This impression is certainly strengthened by the screens from the two tombs, In the king’s, two screens had been placed standing upright in front of one long wall. Heavy bronze vessels had been suspended from iron nails driven into the wall face above them. These fell, evidently when the nails had rusted enough to give way; and in falling they crashed through the upper parts of the screens below them. Most of the fragments, however, were found as they had fallen, lying on the floor behind the screens. It was possible from these to make restoration (on paper, at least) of the structure at the back of the screens. At the top an oblong frame with openwork side and back pieces was dowelled horizontally to the back of the screen—the pieces were found and could be fitted together. Within the oblong formed by these was dowelled a top piece carved a jour from a single piece of soft wood. The decoration was of linked small rings within three rectangular panels, and near the center of each panel a much larger open ring—these last earned for the screen-top the nickname of “the three-burner stove.” The top piece had been badly smashed by the fall of the bronze vessels, which must have gone through it, and many fragments had disintegrated, but enough were recovered to assure the design.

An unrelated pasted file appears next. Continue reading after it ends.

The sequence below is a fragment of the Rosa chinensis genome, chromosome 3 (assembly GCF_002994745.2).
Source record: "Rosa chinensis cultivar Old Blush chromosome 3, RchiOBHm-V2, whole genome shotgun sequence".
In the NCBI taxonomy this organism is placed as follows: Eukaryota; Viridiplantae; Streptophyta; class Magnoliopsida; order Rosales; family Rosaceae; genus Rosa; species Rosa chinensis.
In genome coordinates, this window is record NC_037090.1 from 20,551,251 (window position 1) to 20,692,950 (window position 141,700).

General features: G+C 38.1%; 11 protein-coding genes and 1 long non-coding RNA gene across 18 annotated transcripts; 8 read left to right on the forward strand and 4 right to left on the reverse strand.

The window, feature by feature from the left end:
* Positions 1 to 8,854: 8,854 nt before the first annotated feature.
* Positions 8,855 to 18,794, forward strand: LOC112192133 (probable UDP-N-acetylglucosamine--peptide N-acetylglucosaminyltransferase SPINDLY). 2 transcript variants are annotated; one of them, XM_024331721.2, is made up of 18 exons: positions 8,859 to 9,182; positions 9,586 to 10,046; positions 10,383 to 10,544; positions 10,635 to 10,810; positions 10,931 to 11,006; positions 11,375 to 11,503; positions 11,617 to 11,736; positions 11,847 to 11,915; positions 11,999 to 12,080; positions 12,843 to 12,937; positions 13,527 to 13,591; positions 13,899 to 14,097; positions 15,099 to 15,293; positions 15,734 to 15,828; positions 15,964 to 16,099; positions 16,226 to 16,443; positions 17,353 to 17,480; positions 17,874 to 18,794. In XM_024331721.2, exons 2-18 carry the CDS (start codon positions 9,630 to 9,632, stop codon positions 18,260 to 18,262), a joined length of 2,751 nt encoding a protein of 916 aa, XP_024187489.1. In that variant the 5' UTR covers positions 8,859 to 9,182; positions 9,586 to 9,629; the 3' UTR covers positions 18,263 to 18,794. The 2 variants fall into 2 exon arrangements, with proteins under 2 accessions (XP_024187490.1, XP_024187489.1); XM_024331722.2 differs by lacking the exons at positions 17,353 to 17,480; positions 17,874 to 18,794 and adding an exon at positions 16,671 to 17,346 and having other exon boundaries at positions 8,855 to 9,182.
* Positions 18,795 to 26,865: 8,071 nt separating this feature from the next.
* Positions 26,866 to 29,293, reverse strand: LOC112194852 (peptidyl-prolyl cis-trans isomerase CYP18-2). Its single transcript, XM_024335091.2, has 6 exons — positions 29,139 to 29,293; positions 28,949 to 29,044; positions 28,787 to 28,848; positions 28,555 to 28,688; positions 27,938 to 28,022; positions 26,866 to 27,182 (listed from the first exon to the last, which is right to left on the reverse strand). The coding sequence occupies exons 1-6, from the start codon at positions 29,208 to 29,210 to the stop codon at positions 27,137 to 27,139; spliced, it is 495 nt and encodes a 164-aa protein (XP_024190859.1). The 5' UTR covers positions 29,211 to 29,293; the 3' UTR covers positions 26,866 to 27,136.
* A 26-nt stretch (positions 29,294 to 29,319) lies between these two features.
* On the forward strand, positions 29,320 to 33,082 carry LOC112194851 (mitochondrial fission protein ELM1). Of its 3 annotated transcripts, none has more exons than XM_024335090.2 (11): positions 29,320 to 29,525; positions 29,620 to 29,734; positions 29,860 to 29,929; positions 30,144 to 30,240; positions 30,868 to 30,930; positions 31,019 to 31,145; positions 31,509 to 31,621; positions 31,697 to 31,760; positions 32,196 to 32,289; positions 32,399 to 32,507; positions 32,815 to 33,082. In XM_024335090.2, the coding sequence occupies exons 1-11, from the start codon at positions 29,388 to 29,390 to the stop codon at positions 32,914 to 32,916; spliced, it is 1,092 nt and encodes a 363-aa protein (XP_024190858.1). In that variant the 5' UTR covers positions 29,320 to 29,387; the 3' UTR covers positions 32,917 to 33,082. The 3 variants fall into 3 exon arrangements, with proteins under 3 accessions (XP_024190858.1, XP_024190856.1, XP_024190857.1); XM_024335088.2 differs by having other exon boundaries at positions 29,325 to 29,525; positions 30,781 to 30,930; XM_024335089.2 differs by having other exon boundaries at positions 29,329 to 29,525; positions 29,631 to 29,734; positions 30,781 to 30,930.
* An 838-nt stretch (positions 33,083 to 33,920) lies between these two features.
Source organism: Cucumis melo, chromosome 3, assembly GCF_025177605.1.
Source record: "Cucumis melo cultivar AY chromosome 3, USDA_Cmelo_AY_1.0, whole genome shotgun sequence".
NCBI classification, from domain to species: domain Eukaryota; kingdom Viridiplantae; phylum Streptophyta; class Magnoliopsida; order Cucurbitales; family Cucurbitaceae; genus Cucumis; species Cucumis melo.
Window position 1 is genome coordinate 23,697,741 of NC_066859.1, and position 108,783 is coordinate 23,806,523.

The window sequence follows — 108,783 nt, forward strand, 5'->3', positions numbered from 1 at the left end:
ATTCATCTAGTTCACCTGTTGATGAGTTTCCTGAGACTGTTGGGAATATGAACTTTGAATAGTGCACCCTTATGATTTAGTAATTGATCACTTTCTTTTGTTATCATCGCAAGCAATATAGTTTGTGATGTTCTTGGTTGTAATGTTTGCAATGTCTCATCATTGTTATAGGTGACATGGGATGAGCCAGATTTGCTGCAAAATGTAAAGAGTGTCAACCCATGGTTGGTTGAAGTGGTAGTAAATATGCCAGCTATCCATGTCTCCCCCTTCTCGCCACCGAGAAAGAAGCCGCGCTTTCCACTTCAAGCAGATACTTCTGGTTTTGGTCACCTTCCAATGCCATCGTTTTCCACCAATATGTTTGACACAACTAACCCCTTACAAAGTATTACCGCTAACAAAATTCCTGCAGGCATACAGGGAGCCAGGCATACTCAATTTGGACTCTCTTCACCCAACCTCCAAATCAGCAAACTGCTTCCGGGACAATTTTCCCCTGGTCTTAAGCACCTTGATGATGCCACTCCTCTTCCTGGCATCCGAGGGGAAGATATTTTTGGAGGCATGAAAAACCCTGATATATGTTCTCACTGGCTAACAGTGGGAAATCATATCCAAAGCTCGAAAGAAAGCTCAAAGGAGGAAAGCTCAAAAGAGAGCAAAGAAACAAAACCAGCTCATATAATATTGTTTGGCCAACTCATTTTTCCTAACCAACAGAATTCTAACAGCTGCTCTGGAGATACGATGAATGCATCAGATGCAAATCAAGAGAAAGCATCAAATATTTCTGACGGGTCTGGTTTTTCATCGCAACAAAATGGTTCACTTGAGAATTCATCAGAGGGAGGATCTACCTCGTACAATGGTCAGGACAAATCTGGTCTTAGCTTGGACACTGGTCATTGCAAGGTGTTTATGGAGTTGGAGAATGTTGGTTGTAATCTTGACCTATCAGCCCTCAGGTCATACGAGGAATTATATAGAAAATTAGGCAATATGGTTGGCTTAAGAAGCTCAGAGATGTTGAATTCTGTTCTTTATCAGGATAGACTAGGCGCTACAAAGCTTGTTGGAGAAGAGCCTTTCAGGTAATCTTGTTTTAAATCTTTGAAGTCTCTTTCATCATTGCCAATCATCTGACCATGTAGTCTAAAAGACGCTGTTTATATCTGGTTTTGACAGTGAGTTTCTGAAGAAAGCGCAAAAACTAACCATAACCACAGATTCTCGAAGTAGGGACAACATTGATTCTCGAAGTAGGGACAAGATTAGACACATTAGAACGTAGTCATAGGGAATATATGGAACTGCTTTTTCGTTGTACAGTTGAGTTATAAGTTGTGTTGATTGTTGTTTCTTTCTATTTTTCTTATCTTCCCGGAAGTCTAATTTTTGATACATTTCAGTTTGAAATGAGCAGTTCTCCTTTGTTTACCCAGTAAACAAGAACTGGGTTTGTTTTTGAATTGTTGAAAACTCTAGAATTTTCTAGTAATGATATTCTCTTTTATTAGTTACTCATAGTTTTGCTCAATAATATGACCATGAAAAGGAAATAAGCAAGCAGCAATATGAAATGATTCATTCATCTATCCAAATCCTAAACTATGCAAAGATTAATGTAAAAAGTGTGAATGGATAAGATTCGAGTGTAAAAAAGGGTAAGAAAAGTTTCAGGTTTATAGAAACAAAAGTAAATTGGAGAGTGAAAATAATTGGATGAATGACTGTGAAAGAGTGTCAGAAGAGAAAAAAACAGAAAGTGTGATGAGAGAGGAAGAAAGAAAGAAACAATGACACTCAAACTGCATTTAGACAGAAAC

The back of the frame was supported beneath by a single leg at the center, but to give even support along its entire length two pairs of diagonal struts had been run from the leg to its under surface. The struts were all found, two longer and two shorter ones for each screen, all with tenons and their ends to fit to mortises cut in the side faces of the leg and in the under face of the back piece of the frame. Since no pegs were run through to hold the tenons in place they must have been secured by glue. Solidity and rigidity thus assured, the screens could have been carried about safely from place to place, and set up wherever it was desired, the leg at the back giving support so that the whole could not tip over, forward or backward.